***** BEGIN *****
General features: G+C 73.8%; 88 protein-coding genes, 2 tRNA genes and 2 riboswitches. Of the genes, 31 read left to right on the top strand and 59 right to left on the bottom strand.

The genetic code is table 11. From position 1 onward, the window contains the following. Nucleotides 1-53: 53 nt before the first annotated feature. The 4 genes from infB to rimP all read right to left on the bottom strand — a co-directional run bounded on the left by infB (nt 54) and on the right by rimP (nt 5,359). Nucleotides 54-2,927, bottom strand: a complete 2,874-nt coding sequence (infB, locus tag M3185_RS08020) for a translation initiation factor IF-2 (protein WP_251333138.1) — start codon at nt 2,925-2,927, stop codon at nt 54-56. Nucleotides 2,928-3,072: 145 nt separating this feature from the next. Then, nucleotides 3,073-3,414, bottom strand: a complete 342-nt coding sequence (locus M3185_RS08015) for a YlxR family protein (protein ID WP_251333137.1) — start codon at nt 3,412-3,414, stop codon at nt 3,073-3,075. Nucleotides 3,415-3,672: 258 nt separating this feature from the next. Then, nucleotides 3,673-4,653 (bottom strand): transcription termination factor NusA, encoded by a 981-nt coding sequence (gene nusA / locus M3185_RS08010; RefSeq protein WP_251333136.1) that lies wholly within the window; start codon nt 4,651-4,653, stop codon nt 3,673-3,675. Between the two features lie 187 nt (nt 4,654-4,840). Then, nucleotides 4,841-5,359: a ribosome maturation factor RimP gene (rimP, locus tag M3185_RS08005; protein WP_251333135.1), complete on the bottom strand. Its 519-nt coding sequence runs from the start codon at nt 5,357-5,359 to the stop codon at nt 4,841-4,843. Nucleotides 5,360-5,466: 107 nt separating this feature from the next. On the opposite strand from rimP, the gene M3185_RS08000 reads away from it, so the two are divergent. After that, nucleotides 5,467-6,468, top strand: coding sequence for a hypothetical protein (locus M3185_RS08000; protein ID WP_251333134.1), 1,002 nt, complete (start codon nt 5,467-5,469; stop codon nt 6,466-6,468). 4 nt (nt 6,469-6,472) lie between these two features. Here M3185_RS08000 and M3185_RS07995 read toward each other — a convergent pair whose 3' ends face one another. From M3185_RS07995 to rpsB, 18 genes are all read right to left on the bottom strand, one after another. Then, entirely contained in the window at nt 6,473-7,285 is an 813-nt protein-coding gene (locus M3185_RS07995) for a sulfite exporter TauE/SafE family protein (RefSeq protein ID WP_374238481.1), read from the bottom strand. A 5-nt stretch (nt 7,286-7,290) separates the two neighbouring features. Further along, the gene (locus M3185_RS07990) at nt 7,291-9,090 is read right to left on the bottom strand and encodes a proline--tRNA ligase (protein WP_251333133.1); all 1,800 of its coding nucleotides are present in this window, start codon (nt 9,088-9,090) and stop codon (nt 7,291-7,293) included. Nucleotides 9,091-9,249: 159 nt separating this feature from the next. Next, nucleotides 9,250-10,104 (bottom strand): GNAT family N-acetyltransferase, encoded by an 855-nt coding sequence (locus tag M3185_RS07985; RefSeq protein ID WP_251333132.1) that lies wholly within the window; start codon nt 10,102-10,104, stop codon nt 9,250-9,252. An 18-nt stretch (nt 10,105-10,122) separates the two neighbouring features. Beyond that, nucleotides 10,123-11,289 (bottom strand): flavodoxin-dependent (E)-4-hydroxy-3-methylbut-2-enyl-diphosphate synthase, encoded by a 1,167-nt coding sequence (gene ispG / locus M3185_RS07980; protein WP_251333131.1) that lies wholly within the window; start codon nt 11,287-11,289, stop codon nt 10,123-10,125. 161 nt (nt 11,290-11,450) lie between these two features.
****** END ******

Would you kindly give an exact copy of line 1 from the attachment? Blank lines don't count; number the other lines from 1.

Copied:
General features: G+C 73.8%; 88 protein-coding genes, 2 tRNA genes and 2 riboswitches. Of the genes, 31 read left to right on the top strand and 59 right to left on the bottom strand.